• Taking what is said too literally, missing humor, irony, and sarcasm.

Signs and symptoms of autism spectrum disorders - Social skills

Basic social interaction can be difficult for children with autism spectrum disorders. Symptoms may include:

  • Unusual or inappropriate body language, gestures, and facial expressions (e.g. avoiding eye contact or taking your hand towards the object they want to get).
  • Lack of interest in other people or in sharing interests or achievements (e.g. showing you a drawing, pointing to a bird).
  • Unlikely to approach others or to pursue social interaction; comes across as aloof and detached; prefers to be alone.
  • Difficulty understanding other people's feelings, reactions, and nonverbal cues.
  • Resistance to being touched.
  • Difficulty or failure to make friends with children the same age.

Signs and symptoms of autism spectrum disorders - Restricted behavior and play

Children with autism spectrum disorders tend to be less spontaneous than other kids. Unlike a typical curious little kid pointing to things that catch his or her eye, children with autism disorders often appear disinterested or unaware of what's going on around them. They also show differences in the way they play. They may have trouble with functional play, or using toys that have a basic intended use, such as toy tools or cooking set. They usually don't "pretend play" engage in group games, imitate others, or use their toys in creative ways.

Children with autism spectrum disorders are often restricted, rigid, and even obsessive in their behaviors, activities, and interests. Symptoms may include:

  • Repetitive body movements (hand flapping, rocking, spinning), moving constantly.
  • Obsessive attachment to unusual objects (rubber bands, keys, light switches).
  • Preoccupation with a specific topic of interest, often involving numbers or symbols (maps, license plates, sports statistics).
  • A strong need for sameness, order, and routines (e.g. lines up toys, follows a rigid schedule). Gets upset by change in their routine or environment.
  • Clumsiness, abnormal posture, or odd ways of moving.
  • Fascinated by spinning objects, moving pieces, or parts of toys (e.g. spinning the wheels on a race car, instead of playing with the whole car).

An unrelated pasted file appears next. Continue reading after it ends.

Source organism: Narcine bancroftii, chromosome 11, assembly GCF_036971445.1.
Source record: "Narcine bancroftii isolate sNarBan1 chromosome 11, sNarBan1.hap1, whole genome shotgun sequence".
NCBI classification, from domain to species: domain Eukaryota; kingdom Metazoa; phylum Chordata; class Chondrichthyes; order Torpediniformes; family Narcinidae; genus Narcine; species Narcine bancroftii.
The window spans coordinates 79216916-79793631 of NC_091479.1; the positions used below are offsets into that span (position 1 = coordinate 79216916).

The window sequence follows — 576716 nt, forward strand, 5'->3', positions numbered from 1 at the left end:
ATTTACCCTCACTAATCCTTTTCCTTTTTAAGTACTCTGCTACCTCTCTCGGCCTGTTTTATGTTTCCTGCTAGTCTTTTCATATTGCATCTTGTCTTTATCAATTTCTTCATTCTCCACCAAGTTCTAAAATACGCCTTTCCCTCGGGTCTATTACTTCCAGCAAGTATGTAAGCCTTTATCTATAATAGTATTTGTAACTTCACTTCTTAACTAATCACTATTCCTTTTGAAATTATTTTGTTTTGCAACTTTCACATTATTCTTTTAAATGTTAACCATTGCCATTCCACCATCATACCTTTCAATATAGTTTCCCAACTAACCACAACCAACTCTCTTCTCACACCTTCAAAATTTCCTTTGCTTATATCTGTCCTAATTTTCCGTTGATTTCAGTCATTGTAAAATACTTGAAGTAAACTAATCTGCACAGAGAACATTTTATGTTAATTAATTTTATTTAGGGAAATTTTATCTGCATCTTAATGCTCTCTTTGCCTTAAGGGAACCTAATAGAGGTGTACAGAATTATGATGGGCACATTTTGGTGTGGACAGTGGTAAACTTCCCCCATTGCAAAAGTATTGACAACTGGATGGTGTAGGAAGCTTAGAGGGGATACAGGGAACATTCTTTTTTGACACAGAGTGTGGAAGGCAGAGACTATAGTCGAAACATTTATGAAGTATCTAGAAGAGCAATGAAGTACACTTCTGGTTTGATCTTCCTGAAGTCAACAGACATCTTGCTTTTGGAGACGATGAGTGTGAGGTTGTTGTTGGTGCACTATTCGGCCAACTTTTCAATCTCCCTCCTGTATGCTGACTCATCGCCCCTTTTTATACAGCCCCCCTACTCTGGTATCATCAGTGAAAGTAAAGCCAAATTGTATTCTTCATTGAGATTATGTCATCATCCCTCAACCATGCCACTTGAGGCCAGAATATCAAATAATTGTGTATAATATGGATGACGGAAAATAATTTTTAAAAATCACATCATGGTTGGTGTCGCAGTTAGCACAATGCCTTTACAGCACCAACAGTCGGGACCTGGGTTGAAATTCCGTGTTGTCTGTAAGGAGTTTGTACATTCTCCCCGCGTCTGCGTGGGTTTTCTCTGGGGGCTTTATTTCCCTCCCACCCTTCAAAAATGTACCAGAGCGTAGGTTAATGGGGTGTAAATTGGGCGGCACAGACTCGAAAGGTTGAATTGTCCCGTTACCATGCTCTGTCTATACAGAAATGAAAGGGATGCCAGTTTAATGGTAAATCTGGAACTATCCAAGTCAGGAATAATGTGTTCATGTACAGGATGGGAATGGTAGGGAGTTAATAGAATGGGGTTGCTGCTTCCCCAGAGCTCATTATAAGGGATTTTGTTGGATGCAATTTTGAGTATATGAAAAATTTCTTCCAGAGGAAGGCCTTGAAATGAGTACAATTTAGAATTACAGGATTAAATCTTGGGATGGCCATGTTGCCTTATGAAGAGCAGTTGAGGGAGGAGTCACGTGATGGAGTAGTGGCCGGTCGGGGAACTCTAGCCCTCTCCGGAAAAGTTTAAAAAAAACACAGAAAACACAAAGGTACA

Related signs and symptoms of autism spectrum disorders

While not part of autism's official diagnostic criteria, children with autism spectrum disorders often suffer from one or more of the following problems:

  • Sensory problems Many children with autism spectrum disorders either underreact or overreact to sensory stimuli. At times they may ignore people speaking to them, even to the point of appearing deaf. However, at other times they may be disturbed by even the softest sounds. Sudden noises such as a ringing telephone can be upsetting, and they may respond by covering their ears and making repetitive noises to drown out the offending sound. Children in the autism spectrum also tend to be highly sensitive to touch and to texture. They may cringe at a pat on the back or the feel of certain fabric against their skin.
  • Emotional difficulties Children with autism spectrum disorders may have difficulty regulating their emotions or expressing them appropriately. For instance, your child may start to yell, cry, or laugh hysterically for no apparent reason. When stressed, he or she may exhibit disruptive or even aggressive behavior (breaking things, hitting others, or harming him or herself). The National Dissemination Center for Children with Disabilities also notes that kids with autism may be unfazed by real dangers like moving vehicles or heights, yet be terrified of harmless objects such as a stuffed animal.
  • Uneven cognitive abilities The autism spectrum disorders occur at all intelligence levels. However, even kids with normal to high intelligence often have unevenly developed cognitive skills. Not surprisingly, verbal skills tend to be weaker than nonverbal skills. In addition, children with Autism spectrum disorders typically do well on tasks involving immediate memory or visual skills, while tasks involving symbolic or abstract thinking are more difficult.

Savant skills in autism spectrum disorders

Approximately 10% of people with autism spectrum disorders have special savant skills, such as the character Dustin Hoffman portrayed in the film Rain Man. The most common savant skills involve mathematical calculations, artistic and musical abilities, and feats of memory. For example, an autistic savant might be able to multiply large numbers in his or her head, play a piano concert after hearing it once, or quickly memorize complex maps.


References

[1] Autism Symptoms and Early Signs. Authors: Melinda Smith, M.A., Jeanne Segal, Ph.D., and Ted Hutman, Ph.D (UCLA Center for Autism Research & Treatment). Website: www.helpguide.org